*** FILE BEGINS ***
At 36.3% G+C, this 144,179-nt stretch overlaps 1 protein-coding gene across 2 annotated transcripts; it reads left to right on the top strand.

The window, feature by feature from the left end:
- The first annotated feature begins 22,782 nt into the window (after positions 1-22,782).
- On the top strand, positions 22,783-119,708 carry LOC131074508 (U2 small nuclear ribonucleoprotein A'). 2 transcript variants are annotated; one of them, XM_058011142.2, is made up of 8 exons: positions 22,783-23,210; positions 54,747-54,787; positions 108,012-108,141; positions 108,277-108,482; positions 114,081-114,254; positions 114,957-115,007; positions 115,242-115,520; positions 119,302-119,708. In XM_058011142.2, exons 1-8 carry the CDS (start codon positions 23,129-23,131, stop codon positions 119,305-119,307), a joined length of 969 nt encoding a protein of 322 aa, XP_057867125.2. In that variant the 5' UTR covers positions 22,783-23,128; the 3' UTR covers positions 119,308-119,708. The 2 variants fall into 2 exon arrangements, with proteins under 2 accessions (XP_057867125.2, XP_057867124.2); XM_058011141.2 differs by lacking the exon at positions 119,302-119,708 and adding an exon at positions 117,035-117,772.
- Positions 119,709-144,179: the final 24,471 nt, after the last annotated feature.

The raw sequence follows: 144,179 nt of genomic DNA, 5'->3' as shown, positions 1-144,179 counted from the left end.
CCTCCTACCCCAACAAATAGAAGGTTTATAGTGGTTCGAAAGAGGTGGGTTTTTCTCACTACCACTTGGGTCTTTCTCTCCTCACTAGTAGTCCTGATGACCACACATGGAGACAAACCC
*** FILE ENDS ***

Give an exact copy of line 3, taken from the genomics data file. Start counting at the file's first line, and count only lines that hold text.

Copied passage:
- The first annotated feature begins 22,782 nt into the window (after positions 1-22,782).